That's just the way I see it though.

Much Love,

kimbirdy said...

i have loved reading all the comments to this post. talk about a relevant topic! as a therapist, i have seen people cease such atrocious behaviors, but it's very rare. all too often people go back to harming others after being supposedly rehabilitated. as a mandated reporter, if i hear of sexual abuse, i am required to report it, even if the child is now of age, for the reason that he could/probably do it again to another child.

i think it's grossly negligent of churches to "forgive" people who do these horrific acts and assume that God has suddenly changed everything for that person. i am not religious, but i do believe in God and he's not a valium pill that you take and make all the bad stuff go away. it takes HARD WORK to change behaviors and to find resolution to whatever it is in that father which led him to do such a horrible thing.

also, a note of forgiveness. i do not believe forgiveness is for the perpetrators, but for the survivors. forgiveness does not mean everything is better or that everything is excused. i think forgiveness means that the survivor decides to move on, find healing, attain peace, and live life DESPITE what was done to them.

Caroline said...

this is what I hate about "the church"... that people can do horrific sins...then confess and all is washed away. Fuck that. That man did a horrible thing...and his daughter will suffer for life. I suppose she can forgive him. But I think people use the church as a way to do bad things so they can be forgiven and not feel guilty. And I personally know people who have done that...commit adultery...go on a 3 day retreat...be forgiven...no more guilt. Ta! Da! Crazy!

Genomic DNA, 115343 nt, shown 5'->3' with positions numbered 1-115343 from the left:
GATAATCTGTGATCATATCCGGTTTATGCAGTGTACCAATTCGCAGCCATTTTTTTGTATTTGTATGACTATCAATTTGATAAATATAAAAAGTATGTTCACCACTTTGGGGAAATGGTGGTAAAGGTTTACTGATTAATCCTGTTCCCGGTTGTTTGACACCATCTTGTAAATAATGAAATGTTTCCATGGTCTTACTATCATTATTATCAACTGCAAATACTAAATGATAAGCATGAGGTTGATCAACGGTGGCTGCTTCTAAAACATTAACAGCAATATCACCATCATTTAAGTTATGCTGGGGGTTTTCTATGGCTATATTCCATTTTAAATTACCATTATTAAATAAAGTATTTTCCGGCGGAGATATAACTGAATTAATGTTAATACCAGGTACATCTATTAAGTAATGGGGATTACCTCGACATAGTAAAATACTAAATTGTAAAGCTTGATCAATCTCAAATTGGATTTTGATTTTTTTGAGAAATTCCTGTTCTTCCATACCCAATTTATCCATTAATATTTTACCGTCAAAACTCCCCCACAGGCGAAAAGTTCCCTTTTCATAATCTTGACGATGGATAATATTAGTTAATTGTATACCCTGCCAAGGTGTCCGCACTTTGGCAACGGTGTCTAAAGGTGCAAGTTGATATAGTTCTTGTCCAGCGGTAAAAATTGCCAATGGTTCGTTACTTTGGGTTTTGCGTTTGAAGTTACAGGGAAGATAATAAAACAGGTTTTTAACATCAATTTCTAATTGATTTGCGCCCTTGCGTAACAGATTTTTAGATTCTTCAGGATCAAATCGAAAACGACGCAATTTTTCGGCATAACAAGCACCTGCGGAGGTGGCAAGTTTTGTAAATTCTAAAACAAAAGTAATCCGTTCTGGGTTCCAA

cerebral e said...

I always wished I had a religion where someone would tell me what was right and wrong so I didn't have to figure it out for myself, and that would forgive me if I did do something wrong.

However, I don't have a religion so I have to figure it out for myself (shameless plug - I have a new blog where I try to figure it out http://ethicalexertions.blogspot.com.au/)

What a complicated, gross situation.

Did you read about this bizarre (although thankfully no incest involved) case? http://www.huffingtonpost.com/2012/10/22/angela-buchanan-lesbian-affair_n_2001882.html?ncid=edlinkusaolp00000003

girlunwinding said...

Forgiveness is NOT about tolerance it is about letting go. A common misperception since we tell others that we need to be able to forgive them and in reality it is about forgiving ourselves. You can not walk in another's place and quite frankly, you do not want too. And it really is not a religion or church thing, it is a society thing. A group mentality and we really just need to be the master of our own fate and the captain's of our souls.
And if you are not religious than why are you in church??? That is like not having a penis and using a urinal ;-)

Kathy said...

i have to agree with the posters here; that forgiveness is for the survivor and the ability of that survivor to let go and move on with her life.

what that man did to his daughter is unforgivable, IMO. this is one reason why i don't believe in religions/the church - after doing something horrific such as molesting a child, you can't just go to a building, confess your sins, say a few hail marys and then your sins are "washed away". perhaps his mind is somewhat at ease because of this; that maybe he *might* be forgiven come "judgement day" but what about that little girl? she has to live with what happened to her for the rest of her life. she has to deal with the fear and mistrust for the rest of her life and going to church only having the institution discount what happened to her so easily only makes the situation worse.

i'm not religious by any means and i do believe in forgive and forget but there are certain actions that are just completely and utterly WRONG that can never be forgiven; child abuse of any form being the top one. how can a grown adult take advantage of an innocent child like that?